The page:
Whilst the vast majority of MND research happens in the lab, there is also an increasing amount of research activity looking into how best to manage the various symptoms of the disease. There are a lot of unanswered questions as to ‘What Works and What Doesn’t?’ and without a decent level of evidence, it is increasingly difficult in these cash-strapped days to get new or even existing types of therapy adopted into mainstream statutory care.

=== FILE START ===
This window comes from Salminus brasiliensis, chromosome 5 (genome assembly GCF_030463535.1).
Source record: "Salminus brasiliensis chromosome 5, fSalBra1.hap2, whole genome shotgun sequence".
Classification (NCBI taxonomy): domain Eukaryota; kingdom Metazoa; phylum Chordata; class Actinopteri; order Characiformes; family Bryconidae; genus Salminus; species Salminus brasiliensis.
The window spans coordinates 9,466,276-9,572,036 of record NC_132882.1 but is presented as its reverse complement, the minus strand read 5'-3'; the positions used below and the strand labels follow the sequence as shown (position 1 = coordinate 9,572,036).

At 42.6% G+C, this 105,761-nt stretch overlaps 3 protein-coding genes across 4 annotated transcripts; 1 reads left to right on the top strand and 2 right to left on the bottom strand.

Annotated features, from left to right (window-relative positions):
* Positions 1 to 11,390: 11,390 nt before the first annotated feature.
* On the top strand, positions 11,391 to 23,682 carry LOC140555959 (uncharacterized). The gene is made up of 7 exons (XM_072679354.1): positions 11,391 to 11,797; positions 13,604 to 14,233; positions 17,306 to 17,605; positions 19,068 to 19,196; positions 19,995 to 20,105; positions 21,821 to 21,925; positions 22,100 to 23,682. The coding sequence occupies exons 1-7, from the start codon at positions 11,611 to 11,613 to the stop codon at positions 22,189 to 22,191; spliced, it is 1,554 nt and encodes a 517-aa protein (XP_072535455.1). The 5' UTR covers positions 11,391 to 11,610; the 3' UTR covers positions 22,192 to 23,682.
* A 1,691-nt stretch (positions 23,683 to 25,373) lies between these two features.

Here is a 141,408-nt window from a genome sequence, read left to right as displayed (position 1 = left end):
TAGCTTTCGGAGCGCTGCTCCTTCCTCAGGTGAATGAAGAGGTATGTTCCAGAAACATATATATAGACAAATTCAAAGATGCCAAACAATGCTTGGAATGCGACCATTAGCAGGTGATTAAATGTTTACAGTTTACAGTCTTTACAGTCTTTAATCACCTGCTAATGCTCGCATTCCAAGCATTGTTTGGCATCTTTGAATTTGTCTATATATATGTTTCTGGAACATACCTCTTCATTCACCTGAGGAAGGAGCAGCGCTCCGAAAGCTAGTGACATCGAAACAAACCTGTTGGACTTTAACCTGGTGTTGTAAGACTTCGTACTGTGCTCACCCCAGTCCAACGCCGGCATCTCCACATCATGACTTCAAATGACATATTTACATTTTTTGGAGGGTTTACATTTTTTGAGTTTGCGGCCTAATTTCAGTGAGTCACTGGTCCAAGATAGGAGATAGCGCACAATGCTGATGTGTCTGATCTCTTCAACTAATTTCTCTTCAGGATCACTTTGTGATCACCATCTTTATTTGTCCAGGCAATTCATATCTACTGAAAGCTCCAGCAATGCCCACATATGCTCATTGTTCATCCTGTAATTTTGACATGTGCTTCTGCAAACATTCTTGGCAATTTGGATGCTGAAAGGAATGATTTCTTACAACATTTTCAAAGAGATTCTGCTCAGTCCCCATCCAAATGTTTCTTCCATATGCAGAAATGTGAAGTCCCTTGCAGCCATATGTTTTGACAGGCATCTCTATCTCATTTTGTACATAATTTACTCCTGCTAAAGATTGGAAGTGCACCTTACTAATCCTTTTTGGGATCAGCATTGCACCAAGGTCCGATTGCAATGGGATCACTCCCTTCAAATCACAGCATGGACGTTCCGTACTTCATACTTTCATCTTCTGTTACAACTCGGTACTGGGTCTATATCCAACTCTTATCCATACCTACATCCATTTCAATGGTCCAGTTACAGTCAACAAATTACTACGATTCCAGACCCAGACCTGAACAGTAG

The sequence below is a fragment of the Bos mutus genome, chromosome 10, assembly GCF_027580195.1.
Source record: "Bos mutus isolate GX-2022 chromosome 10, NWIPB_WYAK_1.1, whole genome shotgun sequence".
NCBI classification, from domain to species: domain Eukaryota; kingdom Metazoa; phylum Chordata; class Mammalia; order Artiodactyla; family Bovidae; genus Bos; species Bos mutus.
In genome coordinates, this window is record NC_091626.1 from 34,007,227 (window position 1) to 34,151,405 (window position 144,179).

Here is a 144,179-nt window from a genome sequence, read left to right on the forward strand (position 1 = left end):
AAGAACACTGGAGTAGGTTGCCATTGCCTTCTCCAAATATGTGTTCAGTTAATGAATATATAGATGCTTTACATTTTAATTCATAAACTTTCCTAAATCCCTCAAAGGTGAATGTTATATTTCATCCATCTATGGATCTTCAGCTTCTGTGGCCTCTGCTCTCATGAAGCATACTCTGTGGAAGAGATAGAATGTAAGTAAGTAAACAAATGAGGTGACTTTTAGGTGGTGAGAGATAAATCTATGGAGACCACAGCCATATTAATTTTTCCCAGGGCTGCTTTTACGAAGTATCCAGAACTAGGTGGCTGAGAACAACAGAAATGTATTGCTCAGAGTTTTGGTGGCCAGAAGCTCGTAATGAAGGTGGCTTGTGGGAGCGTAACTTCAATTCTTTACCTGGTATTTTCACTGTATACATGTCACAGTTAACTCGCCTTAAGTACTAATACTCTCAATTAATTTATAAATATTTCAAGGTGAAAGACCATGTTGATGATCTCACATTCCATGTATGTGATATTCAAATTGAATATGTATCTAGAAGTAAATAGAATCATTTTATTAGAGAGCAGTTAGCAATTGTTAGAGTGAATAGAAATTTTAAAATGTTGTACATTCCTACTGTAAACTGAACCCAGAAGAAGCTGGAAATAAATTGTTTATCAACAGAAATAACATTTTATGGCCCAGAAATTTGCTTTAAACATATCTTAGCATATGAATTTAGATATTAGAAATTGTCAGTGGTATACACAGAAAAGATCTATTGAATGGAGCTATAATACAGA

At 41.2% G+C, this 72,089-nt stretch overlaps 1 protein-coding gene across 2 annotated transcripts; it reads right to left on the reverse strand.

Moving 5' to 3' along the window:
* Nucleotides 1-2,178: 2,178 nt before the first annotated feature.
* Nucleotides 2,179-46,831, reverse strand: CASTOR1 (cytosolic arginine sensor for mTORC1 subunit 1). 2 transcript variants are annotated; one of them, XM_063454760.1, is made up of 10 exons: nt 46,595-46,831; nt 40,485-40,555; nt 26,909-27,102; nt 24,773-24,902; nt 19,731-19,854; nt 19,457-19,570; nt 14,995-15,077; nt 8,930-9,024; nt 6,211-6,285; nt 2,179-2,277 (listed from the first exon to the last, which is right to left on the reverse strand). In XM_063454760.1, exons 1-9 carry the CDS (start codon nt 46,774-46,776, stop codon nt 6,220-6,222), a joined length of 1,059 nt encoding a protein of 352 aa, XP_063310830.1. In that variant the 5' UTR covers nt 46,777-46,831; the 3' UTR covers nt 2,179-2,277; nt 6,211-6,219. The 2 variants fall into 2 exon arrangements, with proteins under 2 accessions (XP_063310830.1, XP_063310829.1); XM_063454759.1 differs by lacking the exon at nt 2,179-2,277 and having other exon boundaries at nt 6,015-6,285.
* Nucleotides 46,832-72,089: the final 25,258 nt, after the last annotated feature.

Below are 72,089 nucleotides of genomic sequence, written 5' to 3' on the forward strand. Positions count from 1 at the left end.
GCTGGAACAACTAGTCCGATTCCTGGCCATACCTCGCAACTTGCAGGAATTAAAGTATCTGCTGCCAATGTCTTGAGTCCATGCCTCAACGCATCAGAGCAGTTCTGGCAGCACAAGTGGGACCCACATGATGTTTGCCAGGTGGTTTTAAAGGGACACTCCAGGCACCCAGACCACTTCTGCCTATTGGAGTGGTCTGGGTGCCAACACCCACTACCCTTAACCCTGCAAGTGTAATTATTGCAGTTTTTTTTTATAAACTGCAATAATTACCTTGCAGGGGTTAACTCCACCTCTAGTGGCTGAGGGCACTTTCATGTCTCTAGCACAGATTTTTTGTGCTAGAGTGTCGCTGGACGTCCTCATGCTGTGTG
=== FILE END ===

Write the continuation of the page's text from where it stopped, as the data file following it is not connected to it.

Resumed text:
One such ‘Cinderella’ subject is psychological support for people with MND. It’s hardly surprising that studies show almost half of people diagnosed with MND experience depression and almost a third experience anxiety, yet there is very little guidance on how to best address these symptoms. As a result, formal psychological support is not routinely offered and where it is, the particular approach taken is based on best judgement rather than robust evidence. Continue reading